NORTHFIELD — This community's beloved ''egg man'' celebrated his 90th birthday in a very public way yesterday, at a dedication ceremony at the school which bears his name and the shelter which houses the horse-drawn wagon that he used for 75 years to deliver eggs to homes in Tilton and Northfield.
Bert Southwick, who still lives on the same 250-acre farm his family bought in 1918 on Zion Hill Road and in the same house where he was born, has been widely celebrated in feature articles in newspapers and magazines as well as on television for his simple, frugal Yankee lifestyle and droll New England humor.
With the exception of a few years with the National Guard in the late 1940s and a brief stay in Franklin Hospital shortly after Christmas of 2001, when he suffered broken ribs and a bout with pneumonia as the result of an accident when he was run over by his delivery wagon, Southwick has spent every night at the farm.
He says that he's never taken a vacation, nor eaten a meal in a restaurant, and that the wagon that he has used all these years was purchased for $25 in Laconia in 1937 and was in constant use every Friday until he retired it about a year and a half ago due to problems with a leg that make it difficult for him to get in and out of it.
But he still delivers eggs every Friday, riding in a pickup truck driven by his friend Harold Kelley, who filled in for him while he was hospitalized and has been driving him on his route during the winter months.
Each week he delivers about 100 dozen eggs, priced at $2 a dozen, and can recall years in which he delivered as many as 250 dozen. In all he's delivered over six million eggs and chalked up enough miles on his egg wagon to have crossed the United States from coast to coast eight times.
He never married and has been alone at his farm, which is still heated by wood, ever since his late sister Edna moved into an assisted living facility about 12 years ago.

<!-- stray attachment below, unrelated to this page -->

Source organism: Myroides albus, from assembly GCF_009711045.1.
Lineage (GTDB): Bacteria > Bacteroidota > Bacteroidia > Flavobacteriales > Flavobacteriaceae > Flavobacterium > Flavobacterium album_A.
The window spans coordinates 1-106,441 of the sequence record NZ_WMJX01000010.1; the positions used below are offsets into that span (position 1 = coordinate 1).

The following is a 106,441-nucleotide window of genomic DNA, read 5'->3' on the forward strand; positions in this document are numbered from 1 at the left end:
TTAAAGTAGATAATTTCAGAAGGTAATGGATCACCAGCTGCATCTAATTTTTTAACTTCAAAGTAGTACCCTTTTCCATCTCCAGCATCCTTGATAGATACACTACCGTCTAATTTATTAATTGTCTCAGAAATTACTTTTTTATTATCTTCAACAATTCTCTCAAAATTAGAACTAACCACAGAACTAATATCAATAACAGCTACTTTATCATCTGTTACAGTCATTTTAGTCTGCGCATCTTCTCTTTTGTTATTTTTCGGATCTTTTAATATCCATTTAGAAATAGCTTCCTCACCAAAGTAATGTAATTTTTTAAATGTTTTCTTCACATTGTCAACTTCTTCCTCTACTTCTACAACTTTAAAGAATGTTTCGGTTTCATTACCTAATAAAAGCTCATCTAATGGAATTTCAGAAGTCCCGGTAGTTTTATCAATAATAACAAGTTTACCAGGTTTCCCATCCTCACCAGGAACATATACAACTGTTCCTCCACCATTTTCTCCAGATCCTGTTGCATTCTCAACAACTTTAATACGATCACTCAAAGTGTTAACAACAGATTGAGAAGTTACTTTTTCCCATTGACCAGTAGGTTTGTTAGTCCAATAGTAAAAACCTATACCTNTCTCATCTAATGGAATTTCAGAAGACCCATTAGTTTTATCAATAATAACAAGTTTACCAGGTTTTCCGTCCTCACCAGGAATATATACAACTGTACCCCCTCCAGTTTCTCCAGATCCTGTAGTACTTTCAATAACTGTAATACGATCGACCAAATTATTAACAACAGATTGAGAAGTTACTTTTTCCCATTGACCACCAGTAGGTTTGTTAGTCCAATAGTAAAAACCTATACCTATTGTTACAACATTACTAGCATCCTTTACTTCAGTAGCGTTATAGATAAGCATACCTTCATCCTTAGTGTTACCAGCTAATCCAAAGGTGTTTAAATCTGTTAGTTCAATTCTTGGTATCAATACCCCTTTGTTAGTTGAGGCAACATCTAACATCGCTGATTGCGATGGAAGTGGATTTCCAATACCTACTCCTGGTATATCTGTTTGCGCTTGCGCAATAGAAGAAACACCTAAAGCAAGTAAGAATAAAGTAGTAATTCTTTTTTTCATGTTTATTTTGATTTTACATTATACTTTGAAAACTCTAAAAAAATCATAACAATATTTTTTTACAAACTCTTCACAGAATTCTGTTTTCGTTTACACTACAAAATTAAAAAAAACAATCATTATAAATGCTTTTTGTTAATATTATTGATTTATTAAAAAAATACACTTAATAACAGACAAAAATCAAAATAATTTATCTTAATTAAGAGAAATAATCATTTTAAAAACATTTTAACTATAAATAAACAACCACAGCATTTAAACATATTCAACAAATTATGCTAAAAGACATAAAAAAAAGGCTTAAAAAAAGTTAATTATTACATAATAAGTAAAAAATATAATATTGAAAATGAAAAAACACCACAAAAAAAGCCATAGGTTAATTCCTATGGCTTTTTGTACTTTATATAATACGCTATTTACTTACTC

Southwick sold land to the Winnisquam Regional School District in 1994 for a new elementary school, which would later be named the Southwick School by a vote of students at the Union-Sanborn School, who were selected to choose a name for the new school.
Over the years he's been a constant friend of the school, bringing cornstalks and pumpkins to the school every fall according to Southwick School Principal Rich Hines, who told people at yesterday's gathering at the school that Southwick donated his egg wagon to the school a year and a half ago.
Dylan Hoffman, a former student at Southwick School who was looking for a project to earn his Eagle Scout badge, decided to build a shelter for the wagon so that it could be displayed on the school grounds.
''It was a lot of work and doing the research was hard. But a lot of people helped me out.'' said Hoffman at yesterday's ceremony as he described how the shelter was built and how those who worked with him cleaned and painted the wagon so that it now looks, as he says, ''as good as new. ''
Dylan Hoffman and Bert Southwick stand at the shelter Hoffman built for Southwick's horse drawn egg wagon at Southwick School in Northfield. The Eagle Scout project was dedicated in a ceremony held at the school celebrating Southwick's 90th birthday yesterday. (Roger Amsden/for tThe Laconia Daily Sun)